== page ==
Hello there. Thanks for the fabulous directions. I am working on an exhibit and need to create the title for it. The part that you didn’t go into is the part I need. How to make large 3-4 inch letters so that the guests can read the title of the exhibit.
    If you have a minute, I would appreciated knowing how to make this title.
    Thank you.

  15. Josh October 5, 2009 at 6:42 pm #

    Margie, I’m not sure I understand you exactly but here is my answer to what I think you need.

    Step 1: After you finish the tutorial and have your completed banner, simply measure your physical exhibit board/table/etc. to determine what size you need the banner to be. For illustrative purposes, let’s say it needs to be 16″ wide.

    Step 2: Inside of Illustrator select the entire banner you created along with all text (Command + A).

    Step 3: Bring up the Transform Palette and enter “16 in” in the width (W) measurement value box. Make sure the constrain width and height proportions link is selected so your banner and text will scale proportionally.

    Step 4: Finally, adjust your document size and print your banner.

    I may be way off base with my answer, so let me know if this helped or not. GOOD LUCK!

  16. Adam December 10, 2009 at 2:05 pm #

    I’m having trouble with creating the folds of the banner. When I complete the triangles, they don’t quite match up properly. The tips of the triangles extend further than the top of the bottom rectangle. Any ideas what I’m doing wrong?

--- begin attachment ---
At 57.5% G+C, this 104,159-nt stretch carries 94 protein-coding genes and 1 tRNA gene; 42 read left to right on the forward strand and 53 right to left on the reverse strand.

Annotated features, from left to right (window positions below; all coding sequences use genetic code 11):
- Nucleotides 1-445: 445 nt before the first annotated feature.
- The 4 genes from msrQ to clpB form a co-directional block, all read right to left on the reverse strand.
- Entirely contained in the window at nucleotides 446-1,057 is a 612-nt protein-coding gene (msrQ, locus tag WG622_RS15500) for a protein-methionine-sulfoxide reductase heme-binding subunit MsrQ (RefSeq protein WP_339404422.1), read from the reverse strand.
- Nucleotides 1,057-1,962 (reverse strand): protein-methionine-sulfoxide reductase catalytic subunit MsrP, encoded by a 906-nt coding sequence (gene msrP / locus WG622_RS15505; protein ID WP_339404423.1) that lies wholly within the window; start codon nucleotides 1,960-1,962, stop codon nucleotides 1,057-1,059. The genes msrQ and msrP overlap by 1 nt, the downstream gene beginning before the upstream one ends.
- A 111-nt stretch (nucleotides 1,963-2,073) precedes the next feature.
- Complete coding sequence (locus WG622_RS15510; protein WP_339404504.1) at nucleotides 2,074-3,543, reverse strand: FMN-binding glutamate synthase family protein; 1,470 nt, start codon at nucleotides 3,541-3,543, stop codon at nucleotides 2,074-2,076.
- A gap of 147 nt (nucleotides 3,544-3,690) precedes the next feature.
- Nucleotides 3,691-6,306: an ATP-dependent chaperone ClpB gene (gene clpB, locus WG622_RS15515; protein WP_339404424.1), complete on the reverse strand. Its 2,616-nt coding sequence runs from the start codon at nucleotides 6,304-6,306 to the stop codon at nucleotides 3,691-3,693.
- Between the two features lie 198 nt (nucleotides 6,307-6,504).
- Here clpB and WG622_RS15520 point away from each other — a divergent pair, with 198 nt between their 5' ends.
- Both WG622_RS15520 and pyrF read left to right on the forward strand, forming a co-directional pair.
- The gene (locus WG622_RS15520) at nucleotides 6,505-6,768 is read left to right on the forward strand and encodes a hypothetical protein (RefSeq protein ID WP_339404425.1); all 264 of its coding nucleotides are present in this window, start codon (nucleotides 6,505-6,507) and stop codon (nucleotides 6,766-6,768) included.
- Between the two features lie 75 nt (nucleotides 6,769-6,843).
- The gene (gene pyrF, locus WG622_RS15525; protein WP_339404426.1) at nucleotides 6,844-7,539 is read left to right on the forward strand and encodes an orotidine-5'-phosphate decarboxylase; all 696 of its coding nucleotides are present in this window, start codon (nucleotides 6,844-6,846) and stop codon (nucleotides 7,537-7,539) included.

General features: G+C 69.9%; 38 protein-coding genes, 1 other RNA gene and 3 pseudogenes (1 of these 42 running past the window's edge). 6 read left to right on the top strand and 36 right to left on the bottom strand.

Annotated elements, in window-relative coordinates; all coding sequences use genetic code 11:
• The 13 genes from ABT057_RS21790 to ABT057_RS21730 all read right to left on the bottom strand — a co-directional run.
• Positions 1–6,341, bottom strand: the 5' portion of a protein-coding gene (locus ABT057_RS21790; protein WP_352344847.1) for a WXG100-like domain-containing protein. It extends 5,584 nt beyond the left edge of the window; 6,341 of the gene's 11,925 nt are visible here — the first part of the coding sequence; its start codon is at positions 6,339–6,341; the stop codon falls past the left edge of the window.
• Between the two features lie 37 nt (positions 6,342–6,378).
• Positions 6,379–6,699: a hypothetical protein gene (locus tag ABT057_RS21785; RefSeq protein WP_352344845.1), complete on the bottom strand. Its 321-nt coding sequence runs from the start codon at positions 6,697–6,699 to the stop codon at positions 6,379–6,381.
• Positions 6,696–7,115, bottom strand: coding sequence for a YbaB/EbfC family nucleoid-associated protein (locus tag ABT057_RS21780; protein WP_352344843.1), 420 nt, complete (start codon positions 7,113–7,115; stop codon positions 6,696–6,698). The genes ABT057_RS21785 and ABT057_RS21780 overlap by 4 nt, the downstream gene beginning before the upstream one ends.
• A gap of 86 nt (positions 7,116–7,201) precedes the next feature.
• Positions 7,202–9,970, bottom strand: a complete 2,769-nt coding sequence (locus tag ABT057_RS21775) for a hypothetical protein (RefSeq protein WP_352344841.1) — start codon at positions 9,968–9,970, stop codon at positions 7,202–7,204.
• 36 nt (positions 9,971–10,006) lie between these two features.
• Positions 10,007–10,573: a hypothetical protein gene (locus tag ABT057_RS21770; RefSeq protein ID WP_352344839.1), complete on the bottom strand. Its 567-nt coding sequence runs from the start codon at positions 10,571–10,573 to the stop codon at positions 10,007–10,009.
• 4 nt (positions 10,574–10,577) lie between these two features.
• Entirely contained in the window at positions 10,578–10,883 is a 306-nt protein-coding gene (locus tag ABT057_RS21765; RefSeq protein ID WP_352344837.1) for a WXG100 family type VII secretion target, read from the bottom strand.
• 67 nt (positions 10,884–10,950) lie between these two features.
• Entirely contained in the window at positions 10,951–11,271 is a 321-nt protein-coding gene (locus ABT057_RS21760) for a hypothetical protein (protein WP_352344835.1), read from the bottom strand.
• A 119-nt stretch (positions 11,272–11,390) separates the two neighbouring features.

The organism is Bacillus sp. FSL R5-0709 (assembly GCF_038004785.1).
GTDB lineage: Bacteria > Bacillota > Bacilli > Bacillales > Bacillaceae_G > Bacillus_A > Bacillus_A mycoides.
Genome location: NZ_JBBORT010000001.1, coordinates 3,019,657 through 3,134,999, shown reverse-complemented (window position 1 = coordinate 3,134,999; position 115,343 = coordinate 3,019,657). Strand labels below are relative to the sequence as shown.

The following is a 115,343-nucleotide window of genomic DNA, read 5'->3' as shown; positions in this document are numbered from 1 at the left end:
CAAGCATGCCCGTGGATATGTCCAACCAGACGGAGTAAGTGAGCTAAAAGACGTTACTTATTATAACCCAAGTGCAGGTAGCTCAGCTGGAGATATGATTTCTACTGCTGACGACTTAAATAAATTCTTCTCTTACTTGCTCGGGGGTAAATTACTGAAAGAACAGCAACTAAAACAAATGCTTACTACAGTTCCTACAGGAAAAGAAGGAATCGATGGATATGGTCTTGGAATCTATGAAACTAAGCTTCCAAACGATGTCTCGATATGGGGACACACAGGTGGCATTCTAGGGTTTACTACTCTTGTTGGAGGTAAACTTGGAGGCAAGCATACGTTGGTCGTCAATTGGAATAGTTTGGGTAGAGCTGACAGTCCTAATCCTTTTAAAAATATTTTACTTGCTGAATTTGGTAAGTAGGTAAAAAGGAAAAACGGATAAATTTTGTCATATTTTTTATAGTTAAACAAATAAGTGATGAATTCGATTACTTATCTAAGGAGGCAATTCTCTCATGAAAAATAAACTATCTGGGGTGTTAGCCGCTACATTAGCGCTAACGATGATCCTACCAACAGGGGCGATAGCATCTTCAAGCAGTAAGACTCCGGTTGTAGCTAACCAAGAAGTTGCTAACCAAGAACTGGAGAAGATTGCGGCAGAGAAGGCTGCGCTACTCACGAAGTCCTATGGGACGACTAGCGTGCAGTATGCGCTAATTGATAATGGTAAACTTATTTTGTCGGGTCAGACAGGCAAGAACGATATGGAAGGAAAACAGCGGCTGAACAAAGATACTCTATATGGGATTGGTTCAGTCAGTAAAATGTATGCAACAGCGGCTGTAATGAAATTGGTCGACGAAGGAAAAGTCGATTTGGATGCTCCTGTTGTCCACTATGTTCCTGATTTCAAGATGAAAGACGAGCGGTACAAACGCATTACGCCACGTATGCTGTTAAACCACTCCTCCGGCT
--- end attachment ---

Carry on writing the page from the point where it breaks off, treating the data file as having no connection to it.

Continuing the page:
17. Josh December 29, 2009 at 8:08 pm #

    I’m guessing that you forgot to round the corners on the strokes for your triangles. Make sure that your Stroke Palette settings for each triangle look exactly like mine in Step 3. If you select the two middle stroke corner buttons (Round Cap, Round Join) everything should line up. The default stroke settings for Illustrator are Butt Cap and Miter Join which makes for pointy corners on extreme angles. Let me know if this doesn’t work.

    – Josh

  18. Laura September 4, 2010 at 6:44 pm #

    Thanks – this is so cool!

  19. muthu October 12, 2010 at 9:23 am #

    hello super

  20. Peter October 25, 2010 at 7:43 pm #

    Excelent!!! your explanation was great!!
    Design for dummies… :>)

  21. Melinda December 2, 2010 at 2:40 am #

    Easiest and most detailed instructions! Thank you!

  22. John December 27, 2010 at 1:56 am #

    Excellent tutorial!

    How would I go about having the text line up with the banner? I tried to match the text by having the same properties using the envelope flag warp, but have had little success.

    Any help would be appreciated.

  23. John December 27, 2010 at 2:05 am #

    Nevermind! Figured it out:

    To anyone else who ran into this issue, just select the text with everything else and then use the envelope warp.

  24. Josh December 27, 2010 at 10:36 pm #

    Glad you figured it out… but for future use, always try to design all elements that need to be distorted/warped fully and complete, and then apply the transformation to all object as a whole. It’s usually hard to get things to line up exactly if they are distorted individually. Thanks for visiting! – Josh